Duchesnay returns morning sickness drug to US market
A prescription morning sickness drug combining doxylamine succinate and pyridoxine hydrochloride is returning to US pharmacies after a thirty-year absence. The 21st-century iteration, named Diclegis, is produced by Duchesnay and is the only FDA-approved medication for morning sickness.
“Many people see it as a rite of passage,” Shannon Clark, Associate Professor, Division of Maternal and Fetal Medicine, University of Texas medical branch, said of morning sickness during a press presentation. But Clark said the impact—which can include dry heaves and nausea—goes beyond discomfort and can force expectant mothers to miss work and interfere with everyday activities. Clark estimated that around 80% of pregnant women experience some form of morning sickness.
While some patients have tried making their own variation using over-the-counter medications, one drawback, in addition to inconsistent dosing, was that homemade solutions included unnecessary ingredients. “It's hard enough to take one pill, let alone two” when struggling with nausea and vomiting, said Clark.
Diclegis is a new version of Bendectin, which was pulled amid worries about birth defects. The FDA did not find a link between the drug and birth defects, but litigation costs ate into then-producer Merrell Dow's ability to make the drug. Duchesnay USA CEO Gilbert Godin told MM&M that despite the market absence, the company does not have to contend with a negative image of the drug. Instead, he said, healthcare practitioners either have no memory of its predecessor or “can relate very strongly and very positively to Bendectin, and they can really tell you how much they used it.” Godin said the reintroduction is further bolstered by the drug's continued use in Canada, which means a backlog of three decades of history and opinion is just across the border. Godin said his company was pugnacious about bringing this drug back to the US market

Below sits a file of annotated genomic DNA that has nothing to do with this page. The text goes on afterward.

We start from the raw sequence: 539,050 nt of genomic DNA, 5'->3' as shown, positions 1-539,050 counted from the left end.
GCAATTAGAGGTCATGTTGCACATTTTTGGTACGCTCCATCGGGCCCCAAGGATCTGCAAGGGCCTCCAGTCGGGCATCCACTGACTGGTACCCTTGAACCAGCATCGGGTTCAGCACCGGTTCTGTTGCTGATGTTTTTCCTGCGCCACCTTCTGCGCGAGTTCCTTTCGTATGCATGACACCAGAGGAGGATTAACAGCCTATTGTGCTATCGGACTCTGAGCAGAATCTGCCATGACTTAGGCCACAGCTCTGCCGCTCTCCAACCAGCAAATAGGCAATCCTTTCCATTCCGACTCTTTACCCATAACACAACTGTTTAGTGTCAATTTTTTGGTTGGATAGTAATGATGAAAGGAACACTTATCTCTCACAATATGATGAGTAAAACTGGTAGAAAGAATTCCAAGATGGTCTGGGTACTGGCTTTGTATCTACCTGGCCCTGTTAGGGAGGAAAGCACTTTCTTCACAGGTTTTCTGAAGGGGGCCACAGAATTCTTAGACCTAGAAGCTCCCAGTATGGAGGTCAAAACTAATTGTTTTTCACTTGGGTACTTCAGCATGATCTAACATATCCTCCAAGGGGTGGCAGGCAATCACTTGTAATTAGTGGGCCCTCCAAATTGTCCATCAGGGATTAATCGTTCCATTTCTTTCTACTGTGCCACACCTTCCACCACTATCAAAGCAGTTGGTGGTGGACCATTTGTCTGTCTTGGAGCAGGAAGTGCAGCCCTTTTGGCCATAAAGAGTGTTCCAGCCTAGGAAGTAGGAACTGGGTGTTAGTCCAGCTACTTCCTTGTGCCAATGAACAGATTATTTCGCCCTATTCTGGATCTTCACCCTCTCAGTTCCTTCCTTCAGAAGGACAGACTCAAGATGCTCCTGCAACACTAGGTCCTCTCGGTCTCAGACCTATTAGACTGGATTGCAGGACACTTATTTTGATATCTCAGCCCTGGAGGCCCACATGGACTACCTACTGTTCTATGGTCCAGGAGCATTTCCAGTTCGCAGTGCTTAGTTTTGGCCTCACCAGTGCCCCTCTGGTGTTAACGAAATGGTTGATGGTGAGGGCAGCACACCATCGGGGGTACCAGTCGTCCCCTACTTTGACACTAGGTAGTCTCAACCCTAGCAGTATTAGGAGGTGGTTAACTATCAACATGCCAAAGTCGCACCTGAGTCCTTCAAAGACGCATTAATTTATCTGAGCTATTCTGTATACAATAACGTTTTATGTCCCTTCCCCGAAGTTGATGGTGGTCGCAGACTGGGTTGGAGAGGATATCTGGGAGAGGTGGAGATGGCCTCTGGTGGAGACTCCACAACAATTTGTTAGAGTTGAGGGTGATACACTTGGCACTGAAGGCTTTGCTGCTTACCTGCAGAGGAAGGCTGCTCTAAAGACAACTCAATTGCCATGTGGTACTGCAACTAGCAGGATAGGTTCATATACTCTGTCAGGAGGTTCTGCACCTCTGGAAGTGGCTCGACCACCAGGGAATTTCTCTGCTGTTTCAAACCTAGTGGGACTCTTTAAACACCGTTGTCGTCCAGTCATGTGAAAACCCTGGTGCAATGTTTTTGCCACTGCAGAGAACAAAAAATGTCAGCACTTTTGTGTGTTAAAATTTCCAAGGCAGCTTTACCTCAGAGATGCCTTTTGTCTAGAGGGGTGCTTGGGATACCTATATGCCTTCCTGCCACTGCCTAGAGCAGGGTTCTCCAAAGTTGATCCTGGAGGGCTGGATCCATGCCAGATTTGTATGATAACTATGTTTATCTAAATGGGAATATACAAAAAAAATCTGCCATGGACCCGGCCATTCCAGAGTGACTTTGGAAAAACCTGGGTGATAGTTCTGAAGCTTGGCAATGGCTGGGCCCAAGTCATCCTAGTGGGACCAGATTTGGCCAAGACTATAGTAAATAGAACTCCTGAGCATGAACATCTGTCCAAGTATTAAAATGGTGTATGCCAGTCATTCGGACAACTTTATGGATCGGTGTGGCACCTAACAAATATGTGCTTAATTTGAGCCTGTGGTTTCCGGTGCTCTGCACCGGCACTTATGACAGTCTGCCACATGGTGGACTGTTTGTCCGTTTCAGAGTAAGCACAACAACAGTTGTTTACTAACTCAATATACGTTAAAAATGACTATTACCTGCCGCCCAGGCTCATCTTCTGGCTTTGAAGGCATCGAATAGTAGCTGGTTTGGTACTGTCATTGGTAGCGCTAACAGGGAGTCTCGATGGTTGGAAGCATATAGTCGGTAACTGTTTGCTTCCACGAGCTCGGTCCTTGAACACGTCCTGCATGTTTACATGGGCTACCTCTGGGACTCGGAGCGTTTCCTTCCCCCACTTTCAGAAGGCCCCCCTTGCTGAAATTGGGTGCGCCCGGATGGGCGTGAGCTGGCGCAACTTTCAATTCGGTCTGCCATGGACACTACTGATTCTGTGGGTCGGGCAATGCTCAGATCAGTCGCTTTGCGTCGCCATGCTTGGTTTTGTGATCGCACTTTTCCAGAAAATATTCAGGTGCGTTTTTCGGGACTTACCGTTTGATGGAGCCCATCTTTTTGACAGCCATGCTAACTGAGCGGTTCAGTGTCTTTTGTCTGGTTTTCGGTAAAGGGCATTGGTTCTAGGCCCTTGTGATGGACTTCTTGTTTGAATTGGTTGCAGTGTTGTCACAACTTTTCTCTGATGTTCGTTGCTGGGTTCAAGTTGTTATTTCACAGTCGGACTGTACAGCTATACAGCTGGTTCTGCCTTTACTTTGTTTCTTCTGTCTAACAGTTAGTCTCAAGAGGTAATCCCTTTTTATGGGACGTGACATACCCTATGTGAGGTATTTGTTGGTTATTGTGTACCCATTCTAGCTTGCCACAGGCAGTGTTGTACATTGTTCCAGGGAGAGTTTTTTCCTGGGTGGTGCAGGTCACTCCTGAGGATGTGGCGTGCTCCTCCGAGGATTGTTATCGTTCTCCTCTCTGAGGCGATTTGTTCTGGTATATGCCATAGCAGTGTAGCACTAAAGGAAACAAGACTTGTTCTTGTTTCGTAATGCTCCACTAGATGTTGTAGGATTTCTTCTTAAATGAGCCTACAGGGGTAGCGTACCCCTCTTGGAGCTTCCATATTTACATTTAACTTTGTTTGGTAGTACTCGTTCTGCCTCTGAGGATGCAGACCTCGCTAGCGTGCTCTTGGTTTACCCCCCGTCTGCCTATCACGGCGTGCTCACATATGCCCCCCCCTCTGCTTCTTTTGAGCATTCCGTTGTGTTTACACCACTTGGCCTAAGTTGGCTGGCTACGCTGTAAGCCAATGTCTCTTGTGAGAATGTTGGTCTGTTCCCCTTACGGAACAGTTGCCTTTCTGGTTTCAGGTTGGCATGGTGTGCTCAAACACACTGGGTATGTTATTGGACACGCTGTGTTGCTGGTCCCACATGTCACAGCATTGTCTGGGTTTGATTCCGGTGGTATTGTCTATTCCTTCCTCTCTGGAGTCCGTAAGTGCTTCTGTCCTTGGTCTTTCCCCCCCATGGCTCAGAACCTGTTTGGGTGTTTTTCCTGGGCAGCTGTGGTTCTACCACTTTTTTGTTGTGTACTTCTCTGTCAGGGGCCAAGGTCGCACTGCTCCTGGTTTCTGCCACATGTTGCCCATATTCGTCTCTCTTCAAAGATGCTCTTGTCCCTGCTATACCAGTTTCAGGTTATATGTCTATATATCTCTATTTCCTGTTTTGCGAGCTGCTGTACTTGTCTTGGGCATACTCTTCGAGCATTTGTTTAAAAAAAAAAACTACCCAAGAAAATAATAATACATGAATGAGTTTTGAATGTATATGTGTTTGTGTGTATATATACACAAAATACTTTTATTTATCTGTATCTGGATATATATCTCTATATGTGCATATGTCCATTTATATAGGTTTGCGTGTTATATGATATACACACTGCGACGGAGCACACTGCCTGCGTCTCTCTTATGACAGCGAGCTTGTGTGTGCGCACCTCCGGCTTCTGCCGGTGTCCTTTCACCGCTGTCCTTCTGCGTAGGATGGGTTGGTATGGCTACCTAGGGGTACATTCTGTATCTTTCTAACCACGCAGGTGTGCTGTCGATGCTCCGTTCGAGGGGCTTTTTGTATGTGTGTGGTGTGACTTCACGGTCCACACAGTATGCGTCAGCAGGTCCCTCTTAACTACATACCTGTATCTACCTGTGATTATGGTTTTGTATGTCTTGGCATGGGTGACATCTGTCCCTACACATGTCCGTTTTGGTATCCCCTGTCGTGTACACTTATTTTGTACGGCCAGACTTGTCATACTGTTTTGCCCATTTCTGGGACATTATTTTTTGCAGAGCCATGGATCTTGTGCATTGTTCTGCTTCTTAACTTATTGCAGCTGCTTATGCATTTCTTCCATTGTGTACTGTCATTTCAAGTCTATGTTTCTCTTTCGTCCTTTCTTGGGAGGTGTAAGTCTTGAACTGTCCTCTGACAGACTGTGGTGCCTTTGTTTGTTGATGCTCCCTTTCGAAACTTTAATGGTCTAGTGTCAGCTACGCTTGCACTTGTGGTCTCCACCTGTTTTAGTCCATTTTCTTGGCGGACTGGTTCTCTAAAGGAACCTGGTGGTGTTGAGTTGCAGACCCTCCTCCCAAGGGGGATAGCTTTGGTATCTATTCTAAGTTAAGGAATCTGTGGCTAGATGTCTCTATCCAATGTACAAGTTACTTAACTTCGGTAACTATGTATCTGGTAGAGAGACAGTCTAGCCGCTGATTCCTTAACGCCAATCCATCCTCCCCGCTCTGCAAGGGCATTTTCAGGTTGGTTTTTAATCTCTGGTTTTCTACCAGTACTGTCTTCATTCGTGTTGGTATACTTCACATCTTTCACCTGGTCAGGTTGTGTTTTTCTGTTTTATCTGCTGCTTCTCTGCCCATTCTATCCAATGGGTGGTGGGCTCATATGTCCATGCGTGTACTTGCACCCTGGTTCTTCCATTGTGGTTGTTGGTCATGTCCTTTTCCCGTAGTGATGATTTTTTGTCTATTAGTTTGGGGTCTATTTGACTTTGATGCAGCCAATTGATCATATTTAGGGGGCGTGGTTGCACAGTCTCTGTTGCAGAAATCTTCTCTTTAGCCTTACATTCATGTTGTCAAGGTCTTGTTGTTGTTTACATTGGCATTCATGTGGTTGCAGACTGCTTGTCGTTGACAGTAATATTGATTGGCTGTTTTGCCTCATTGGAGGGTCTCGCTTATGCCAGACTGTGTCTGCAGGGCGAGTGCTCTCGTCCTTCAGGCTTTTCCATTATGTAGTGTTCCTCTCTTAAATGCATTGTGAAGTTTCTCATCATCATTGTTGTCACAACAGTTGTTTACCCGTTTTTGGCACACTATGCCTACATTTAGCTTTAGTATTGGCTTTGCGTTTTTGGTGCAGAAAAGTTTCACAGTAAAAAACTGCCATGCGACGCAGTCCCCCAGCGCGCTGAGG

“I think very few people realize that it's not as simple as it seems,” and that navigating the regulatory complexity and cost required the family-owned company to dedicate a lot of time “against all odds.”
While Kate Middleton could be considered the go-to example for the condition, she would not be the target audience: Middleton suffered from an extreme condition the drug is not meant to combat.
Godin said the May launch will include a sales force that will reach 90 to 100 sales territories and will focus on obstetricians, nurse practitioners and midwives. The company has also been working with payers, and says it's been trying to get the drug to be priced at about $1 a day. The drug is meant to be taken daily, with a dosing that can be stepped up as needed, but begins with a nighttime regimen. Although the manufacturer is courting healthcare providers, Godin said that once the consumer component launches he does expect demand to be patient-driven.